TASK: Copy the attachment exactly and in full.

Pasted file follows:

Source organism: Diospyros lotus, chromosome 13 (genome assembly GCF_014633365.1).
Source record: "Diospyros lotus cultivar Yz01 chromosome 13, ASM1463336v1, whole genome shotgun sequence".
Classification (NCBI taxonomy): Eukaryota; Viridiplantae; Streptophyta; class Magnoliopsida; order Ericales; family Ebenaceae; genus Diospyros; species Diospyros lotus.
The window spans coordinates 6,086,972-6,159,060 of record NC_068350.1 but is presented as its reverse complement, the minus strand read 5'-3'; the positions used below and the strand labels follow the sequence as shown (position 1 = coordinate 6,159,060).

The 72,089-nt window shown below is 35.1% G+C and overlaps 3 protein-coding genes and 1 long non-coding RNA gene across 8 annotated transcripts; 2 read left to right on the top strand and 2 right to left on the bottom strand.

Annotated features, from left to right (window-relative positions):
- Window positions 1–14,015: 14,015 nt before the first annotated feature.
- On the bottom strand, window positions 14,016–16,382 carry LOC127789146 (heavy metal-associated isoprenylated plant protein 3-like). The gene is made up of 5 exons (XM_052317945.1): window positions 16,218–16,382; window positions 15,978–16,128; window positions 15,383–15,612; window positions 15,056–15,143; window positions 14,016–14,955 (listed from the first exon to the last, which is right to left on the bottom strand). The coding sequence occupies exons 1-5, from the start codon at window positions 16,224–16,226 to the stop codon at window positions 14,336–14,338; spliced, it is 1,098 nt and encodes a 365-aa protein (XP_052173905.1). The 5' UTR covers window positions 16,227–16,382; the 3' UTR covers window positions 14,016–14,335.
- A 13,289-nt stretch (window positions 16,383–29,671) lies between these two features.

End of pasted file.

Source organism: Diospyros lotus, chromosome 13 (genome assembly GCF_014633365.1).
Source record: "Diospyros lotus cultivar Yz01 chromosome 13, ASM1463336v1, whole genome shotgun sequence".
Classification (NCBI taxonomy): Eukaryota; Viridiplantae; Streptophyta; class Magnoliopsida; order Ericales; family Ebenaceae; genus Diospyros; species Diospyros lotus.
The window spans coordinates 6,086,972-6,159,060 of record NC_068350.1 but is presented as its reverse complement, the minus strand read 5'-3'; the positions used below and the strand labels follow the sequence as shown (position 1 = coordinate 6,159,060).

The 72,089-nt window shown below is 35.1% G+C and overlaps 3 protein-coding genes and 1 long non-coding RNA gene across 8 annotated transcripts; 2 read left to right on the top strand and 2 right to left on the bottom strand.

Annotated features, from left to right (window-relative positions):
- Window positions 1–14,015: 14,015 nt before the first annotated feature.
- On the bottom strand, window positions 14,016–16,382 carry LOC127789146 (heavy metal-associated isoprenylated plant protein 3-like). The gene is made up of 5 exons (XM_052317945.1): window positions 16,218–16,382; window positions 15,978–16,128; window positions 15,383–15,612; window positions 15,056–15,143; window positions 14,016–14,955 (listed from the first exon to the last, which is right to left on the bottom strand). The coding sequence occupies exons 1-5, from the start codon at window positions 16,224–16,226 to the stop codon at window positions 14,336–14,338; spliced, it is 1,098 nt and encodes a 365-aa protein (XP_052173905.1). The 5' UTR covers window positions 16,227–16,382; the 3' UTR covers window positions 14,016–14,335.
- A 13,289-nt stretch (window positions 16,383–29,671) lies between these two features.